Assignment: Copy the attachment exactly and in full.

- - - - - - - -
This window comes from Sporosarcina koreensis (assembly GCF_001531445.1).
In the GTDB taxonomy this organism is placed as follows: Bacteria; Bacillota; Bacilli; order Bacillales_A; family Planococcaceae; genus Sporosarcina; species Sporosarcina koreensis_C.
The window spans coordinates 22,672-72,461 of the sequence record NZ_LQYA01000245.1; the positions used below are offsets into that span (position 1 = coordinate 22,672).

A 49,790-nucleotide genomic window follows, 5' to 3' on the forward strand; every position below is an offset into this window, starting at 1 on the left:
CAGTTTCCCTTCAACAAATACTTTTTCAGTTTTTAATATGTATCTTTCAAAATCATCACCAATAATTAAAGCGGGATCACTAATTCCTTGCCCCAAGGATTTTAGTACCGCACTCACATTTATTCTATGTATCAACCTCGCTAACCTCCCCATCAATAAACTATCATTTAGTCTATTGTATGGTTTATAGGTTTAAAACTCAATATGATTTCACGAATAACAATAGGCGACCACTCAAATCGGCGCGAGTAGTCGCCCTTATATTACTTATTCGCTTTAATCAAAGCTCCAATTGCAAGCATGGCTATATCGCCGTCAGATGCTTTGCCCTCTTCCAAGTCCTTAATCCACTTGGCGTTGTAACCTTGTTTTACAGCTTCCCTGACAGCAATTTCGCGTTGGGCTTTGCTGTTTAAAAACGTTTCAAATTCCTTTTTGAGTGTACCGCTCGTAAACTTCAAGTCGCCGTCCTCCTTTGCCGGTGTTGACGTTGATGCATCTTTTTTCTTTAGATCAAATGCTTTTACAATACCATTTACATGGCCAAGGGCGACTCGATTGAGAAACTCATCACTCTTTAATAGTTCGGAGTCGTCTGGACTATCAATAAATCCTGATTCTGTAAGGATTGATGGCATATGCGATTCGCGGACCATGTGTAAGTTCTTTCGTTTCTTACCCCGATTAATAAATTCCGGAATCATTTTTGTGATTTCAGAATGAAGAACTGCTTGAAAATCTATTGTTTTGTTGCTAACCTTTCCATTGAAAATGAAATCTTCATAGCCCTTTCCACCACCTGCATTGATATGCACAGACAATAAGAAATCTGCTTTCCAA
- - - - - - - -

This window comes from Sporosarcina koreensis (assembly GCF_001531445.1).
In the GTDB taxonomy this organism is placed as follows: Bacteria; Bacillota; Bacilli; order Bacillales_A; family Planococcaceae; genus Sporosarcina; species Sporosarcina koreensis_C.
The window spans coordinates 22,672-72,461 of the sequence record NZ_LQYA01000245.1; the positions used below are offsets into that span (position 1 = coordinate 22,672).

A 49,790-nucleotide genomic window follows, 5' to 3' on the forward strand; every position below is an offset into this window, starting at 1 on the left:
CAGTTTCCCTTCAACAAATACTTTTTCAGTTTTTAATATGTATCTTTCAAAATCATCACCAATAATTAAAGCGGGATCACTAATTCCTTGCCCCAAGGATTTTAGTACCGCACTCACATTTATTCTATGTATCAACCTCGCTAACCTCCCCATCAATAAACTATCATTTAGTCTATTGTATGGTTTATAGGTTTAAAACTCAATATGATTTCACGAATAACAATAGGCGACCACTCAAATCGGCGCGAGTAGTCGCCCTTATATTACTTATTCGCTTTAATCAAAGCTCCAATTGCAAGCATGGCTATATCGCCGTCAGATGCTTTGCCCTCTTCCAAGTCCTTAATCCACTTGGCGTTGTAACCTTGTTTTACAGCTTCCCTGACAGCAATTTCGCGTTGGGCTTTGCTGTTTAAAAACGTTTCAAATTCCTTTTTGAGTGTACCGCTCGTAAACTTCAAGTCGCCGTCCTCCTTTGCCGGTGTTGACGTTGATGCATCTTTTTTCTTTAGATCAAATGCTTTTACAATACCATTTACATGGCCAAGGGCGACTCGATTGAGAAACTCATCACTCTTTAATAGTTCGGAGTCGTCTGGACTATCAATAAATCCTGATTCTGTAAGGATTGATGGCATATGCGATTCGCGGACCATGTGTAAGTTCTTTCGTTTCTTACCCCGATTAATAAATTCCGGAATCATTTTTGTGATTTCAGAATGAAGAACTGCTTGAAAATCTATTGTTTTGTTGCTAACCTTTCCATTGAAAATGAAATCTTCATAGCCCTTTCCACCACCTGCATTGATATGCACAGACAATAAGAAATCTGCTTTCCAA